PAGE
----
Is the Rackspace OpenStack cloud really open?

I read an article over on GigaOm about Rackspace announcing a private/hybrid cloud based on their OpenStack offering.  This got me to thinking and asking the question, “Is Rackspace

cloud really open?”  Yes, it’s built on OpenStack but what does that mean today for enterprise customers looking for an open solution.  One of the main arguments with going with an open solution is to avoid vendor lock in.  This is the promise of OpenStack.  If my relationship with my Cloud provider no longer meets my needs I can take my workloads and go somewhere else.  It also means that I can supplement one cloud provider with another or even my own.

There are questions as to if OpenStack will have this type of portability.  So, far both Rackspace and HP have launched public Clouds based on OpenStack.  Ideally, I would be able to have my own OpenStack control panel and have workloads running on either cloud.  I don’t keep daily update with the progress of the OpenStack project but, I believe there still isn’t a fully baked control panel yet so both Rackspace and HP have had to create their own.  Will they converge at some point?

According to the above GigaOm article Rackspace has introduced a hybrid cloud option based on their current offering.  I believe this is still a private cloud hosted in a Rackspace datacenter that allows you to extend out to their public cloud.   If you have or want an all Rackspace solution this is a great product.  However, how is this any different than being locked in to any other existing cloud provider if there isn’t interoperability between OpenStack providers and a control panel hosted by the customer?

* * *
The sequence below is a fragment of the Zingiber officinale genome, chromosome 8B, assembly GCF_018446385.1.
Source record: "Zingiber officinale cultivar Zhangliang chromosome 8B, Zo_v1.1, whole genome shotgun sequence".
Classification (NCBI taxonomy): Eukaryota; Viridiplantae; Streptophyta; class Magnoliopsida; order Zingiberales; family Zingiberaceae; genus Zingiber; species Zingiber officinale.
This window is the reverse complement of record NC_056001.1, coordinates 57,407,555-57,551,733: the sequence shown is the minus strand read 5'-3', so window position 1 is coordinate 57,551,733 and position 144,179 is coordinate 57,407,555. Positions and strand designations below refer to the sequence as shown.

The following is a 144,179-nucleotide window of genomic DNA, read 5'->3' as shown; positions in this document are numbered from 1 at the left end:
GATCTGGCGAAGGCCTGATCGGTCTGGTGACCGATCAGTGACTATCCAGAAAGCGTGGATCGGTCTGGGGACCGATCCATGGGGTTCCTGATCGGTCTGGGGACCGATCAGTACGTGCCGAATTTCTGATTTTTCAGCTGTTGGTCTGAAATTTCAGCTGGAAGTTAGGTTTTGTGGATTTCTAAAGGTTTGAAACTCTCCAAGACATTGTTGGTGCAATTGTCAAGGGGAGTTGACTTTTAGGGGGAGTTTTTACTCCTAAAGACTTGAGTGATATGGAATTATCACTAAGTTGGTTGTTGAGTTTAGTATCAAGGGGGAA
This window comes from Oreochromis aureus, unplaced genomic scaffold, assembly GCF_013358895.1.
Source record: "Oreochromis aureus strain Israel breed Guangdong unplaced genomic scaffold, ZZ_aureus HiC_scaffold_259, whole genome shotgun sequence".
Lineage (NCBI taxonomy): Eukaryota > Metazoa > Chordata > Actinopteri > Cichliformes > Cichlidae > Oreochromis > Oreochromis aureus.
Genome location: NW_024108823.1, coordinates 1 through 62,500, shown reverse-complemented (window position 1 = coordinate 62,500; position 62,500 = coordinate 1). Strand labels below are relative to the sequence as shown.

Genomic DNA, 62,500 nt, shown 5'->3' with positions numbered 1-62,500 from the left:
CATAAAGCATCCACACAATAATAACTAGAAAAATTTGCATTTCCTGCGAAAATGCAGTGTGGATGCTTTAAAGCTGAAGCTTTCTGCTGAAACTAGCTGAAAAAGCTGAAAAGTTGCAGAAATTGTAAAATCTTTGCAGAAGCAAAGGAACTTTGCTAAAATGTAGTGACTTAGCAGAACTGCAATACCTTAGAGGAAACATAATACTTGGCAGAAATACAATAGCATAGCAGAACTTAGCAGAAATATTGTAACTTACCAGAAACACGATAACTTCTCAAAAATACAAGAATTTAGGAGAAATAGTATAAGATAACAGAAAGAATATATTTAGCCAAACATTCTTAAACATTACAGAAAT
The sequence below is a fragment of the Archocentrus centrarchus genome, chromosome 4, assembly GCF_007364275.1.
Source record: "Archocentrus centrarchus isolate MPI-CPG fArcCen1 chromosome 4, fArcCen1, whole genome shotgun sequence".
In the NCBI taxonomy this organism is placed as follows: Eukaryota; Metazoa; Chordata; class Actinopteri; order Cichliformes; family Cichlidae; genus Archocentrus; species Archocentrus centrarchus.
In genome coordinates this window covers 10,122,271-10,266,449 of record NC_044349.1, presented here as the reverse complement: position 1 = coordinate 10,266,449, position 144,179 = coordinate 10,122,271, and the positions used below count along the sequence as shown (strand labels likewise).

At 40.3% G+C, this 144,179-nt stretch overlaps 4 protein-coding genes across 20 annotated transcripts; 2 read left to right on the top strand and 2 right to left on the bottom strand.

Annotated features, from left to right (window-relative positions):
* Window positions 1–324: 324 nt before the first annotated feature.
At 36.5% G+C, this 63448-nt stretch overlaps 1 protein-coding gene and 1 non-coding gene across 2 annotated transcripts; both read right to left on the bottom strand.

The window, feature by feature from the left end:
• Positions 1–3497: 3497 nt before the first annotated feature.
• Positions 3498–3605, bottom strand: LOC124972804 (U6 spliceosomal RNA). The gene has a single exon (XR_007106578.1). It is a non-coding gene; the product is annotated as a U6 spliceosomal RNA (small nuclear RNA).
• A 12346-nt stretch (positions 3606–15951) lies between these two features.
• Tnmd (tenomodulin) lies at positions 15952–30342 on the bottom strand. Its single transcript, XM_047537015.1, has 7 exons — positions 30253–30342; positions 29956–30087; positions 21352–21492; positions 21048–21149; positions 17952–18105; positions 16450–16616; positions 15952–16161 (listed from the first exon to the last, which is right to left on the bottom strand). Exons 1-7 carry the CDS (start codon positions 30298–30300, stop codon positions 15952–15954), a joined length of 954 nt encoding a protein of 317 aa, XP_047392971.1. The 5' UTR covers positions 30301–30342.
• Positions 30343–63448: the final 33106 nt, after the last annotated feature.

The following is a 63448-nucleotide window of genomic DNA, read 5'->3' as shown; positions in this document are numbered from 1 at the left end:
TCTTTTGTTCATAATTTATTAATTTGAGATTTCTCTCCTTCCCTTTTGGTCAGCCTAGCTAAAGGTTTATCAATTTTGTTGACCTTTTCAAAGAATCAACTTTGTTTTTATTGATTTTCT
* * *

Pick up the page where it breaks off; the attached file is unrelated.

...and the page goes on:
Do any of the existing Openstack Clouds meet your functional open cloud requirements?

Update 4:45 PM EST 8/15/2012

So, thanks to the comments below, I have a clearer perspective of what OpenStack is and isn’t.  I always expected OpenStack to be a complete solution from Orchestration to Cloud Infrastructure.  I originally envisioned OpenStack as modules that included a Cloud Manager.  As a virtual data center manager, I could choose to install all of the OpenStack platform and build my own private cloud or just the Cloud Management component.  This would be a standard interface that anyone with OpenStack cloud management experience could use from organization to organization or from provider to provider.